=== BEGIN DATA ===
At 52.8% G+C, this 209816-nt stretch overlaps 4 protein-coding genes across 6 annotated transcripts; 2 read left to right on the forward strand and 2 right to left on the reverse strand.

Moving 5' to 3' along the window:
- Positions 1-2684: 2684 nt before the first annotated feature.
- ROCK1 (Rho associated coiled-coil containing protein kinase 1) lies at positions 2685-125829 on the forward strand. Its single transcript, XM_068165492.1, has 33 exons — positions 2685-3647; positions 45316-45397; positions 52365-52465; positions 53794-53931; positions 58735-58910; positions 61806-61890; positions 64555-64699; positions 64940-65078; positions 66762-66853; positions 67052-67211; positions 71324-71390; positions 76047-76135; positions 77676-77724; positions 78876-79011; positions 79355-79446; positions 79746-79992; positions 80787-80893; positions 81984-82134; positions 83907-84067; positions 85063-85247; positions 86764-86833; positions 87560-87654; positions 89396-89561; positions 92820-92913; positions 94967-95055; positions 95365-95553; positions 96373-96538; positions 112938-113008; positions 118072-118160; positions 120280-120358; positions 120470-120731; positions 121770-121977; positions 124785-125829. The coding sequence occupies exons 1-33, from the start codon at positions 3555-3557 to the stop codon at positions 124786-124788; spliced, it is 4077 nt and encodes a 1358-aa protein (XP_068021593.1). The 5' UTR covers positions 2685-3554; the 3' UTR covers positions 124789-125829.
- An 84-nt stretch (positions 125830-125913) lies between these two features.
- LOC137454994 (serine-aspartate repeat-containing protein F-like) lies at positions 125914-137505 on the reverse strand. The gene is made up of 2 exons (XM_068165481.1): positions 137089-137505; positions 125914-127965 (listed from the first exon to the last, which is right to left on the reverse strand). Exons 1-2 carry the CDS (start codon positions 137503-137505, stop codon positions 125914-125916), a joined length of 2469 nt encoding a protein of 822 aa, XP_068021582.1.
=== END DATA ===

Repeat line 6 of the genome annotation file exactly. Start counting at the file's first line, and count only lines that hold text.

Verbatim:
- LOC137454994 (serine-aspartate repeat-containing protein F-like) lies at positions 125914-137505 on the reverse strand. The gene is made up of 2 exons (XM_068165481.1): positions 137089-137505; positions 125914-127965 (listed from the first exon to the last, which is right to left on the reverse strand). Exons 1-2 carry the CDS (start codon positions 137503-137505, stop codon positions 125914-125916), a joined length of 2469 nt encoding a protein of 822 aa, XP_068021582.1.